CS on the Brink of the Abyss: Traders Run Amok
Noone is watching – while traders do their gymnastics
CS on the Brink of the Abyss
Lack of Control, Further Losses, $90 Billion of Distressed Debt
Credit Suisse’s ability to survive in its present form is threatened by the latest revelations of past mismanagement, dysfunctional communications and unsupervised trading.
Follow our Blog which will be continually updated as the drama unfolds.
CS CEO Tidjane Thiam admitted in a video interview that the bank had followed a Pursuit of Revenue “At All Costs” policy which had facilitated traders secretly holding high risk illiquid positions. Losses may eventually run into billions of dollars. Updates here and here point to fractured internal communications.
The drama is unfolding of a massive amount of illiquid debt scrip. (Illiquid scrip or illiquidity refers to investments for which there is no market, i.e. no buyers. Forced sales can result in massive price drops.) Credit Suisse wants to unload $90 billion of thinly traded debt scrip in unfavourable conditions.
CS’s weak position is an ironic reversal for a bank which often strove to exploit weaker counterparties. Thousands of those exploited by the bank’s greed will regard it as due comeuppance. Lisa Abramowicz’s video report on Credit Suisse’s woes highlights poor risk management by senior officers.
The bank’s capital ratio was already down to 11.4% – after the $6 billion capital raising. Those investors (including pension funds) lost badly in the massive drop in CS’s share price. The bank can hardly expect further capital from that source.
The bank currently carries $380 billion of leverage. A loss of 10% on the $90 billion it is attempting to divest in the current difficult market would cost $9 billion and drive the bank close to junk territory.
A loss of 5% on its $380 billion of leverage would take $19 billion off its balance sheet and could have it looking for a bailout.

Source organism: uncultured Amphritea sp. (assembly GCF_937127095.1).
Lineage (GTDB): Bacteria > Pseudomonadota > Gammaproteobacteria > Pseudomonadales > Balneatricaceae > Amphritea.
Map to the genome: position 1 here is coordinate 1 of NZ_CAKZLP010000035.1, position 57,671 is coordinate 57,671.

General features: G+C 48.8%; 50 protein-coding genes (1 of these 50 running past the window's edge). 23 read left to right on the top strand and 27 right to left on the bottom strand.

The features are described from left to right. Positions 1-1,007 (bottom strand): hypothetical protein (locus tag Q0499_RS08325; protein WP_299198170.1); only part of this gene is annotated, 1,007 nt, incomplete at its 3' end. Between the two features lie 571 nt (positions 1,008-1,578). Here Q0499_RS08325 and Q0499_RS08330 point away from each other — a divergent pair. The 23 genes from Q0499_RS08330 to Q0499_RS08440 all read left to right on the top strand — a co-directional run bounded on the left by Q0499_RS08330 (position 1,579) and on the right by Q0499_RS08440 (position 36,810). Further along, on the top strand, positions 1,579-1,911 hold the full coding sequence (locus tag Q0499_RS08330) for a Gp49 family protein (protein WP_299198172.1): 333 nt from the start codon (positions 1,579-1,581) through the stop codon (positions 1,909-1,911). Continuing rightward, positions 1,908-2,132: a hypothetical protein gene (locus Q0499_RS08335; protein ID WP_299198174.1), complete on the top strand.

Both scenarios are conservative if the uncertainties described below eventuate. Bank of America has just reiterated its “Sell” Rating for Credit Suisse.
Chairman Rohner Said “No Blind Spots”
A few days later (31 March), Credit Suisse Group AG Chairman Urs Rohner said: “There were no blind spots” – managers were aware of the trading positions that have forced the bank to take almost $1 billion of writedowns over the past two quarters.
If Rohner’s people knew, but Thiam’s people were kept in the dark, it suggests further dysfunction and a split between the Swiss “home team” and the non-Swiss “outsiders”.
It is a worry how pleased Rohner was that his organization was “in control” during this mess. To understand this, meet up with some Swiss-German bankers. For them, it would be unforgiveable to be blind-sided to the tune of multiple billions, and even worse to advertise that fact to the world. (Think: Titanic).
Rohner is Up for Re-Election as Chairman
Perhaps Rohner, who is standing for re-election as Chairman on April 29, is nervous that the share price has dropped from $77 in 2007 to the current $12-$15 under his watch. He was General Counsel (2004-09), Chief Operating Officer (2006-09) and Chairman (since then). We formally notified the General Counsel Department and Rohner of organized crime operating in and through the bank. We sent detailed evidence which the bank declined to refute. We offered further reports and evidence which they declined to accept. I would call that really bad wilful blindness, or a disaster waiting to happen.
About a year later, the bank was officially criminally convicted of fraud and conspiracy costing it $2.6 billion. Somehow, they denied knowledge of this criminal activity and blamed a few “rogues”, despite the bank being convicted of it in Germany in 2011 – 3 years earlier. The DOJ said it involved thousands of bankers and it went on for decades. Andreas Bachmann was one of those CS bankers – he called it a “massive conspiracy”.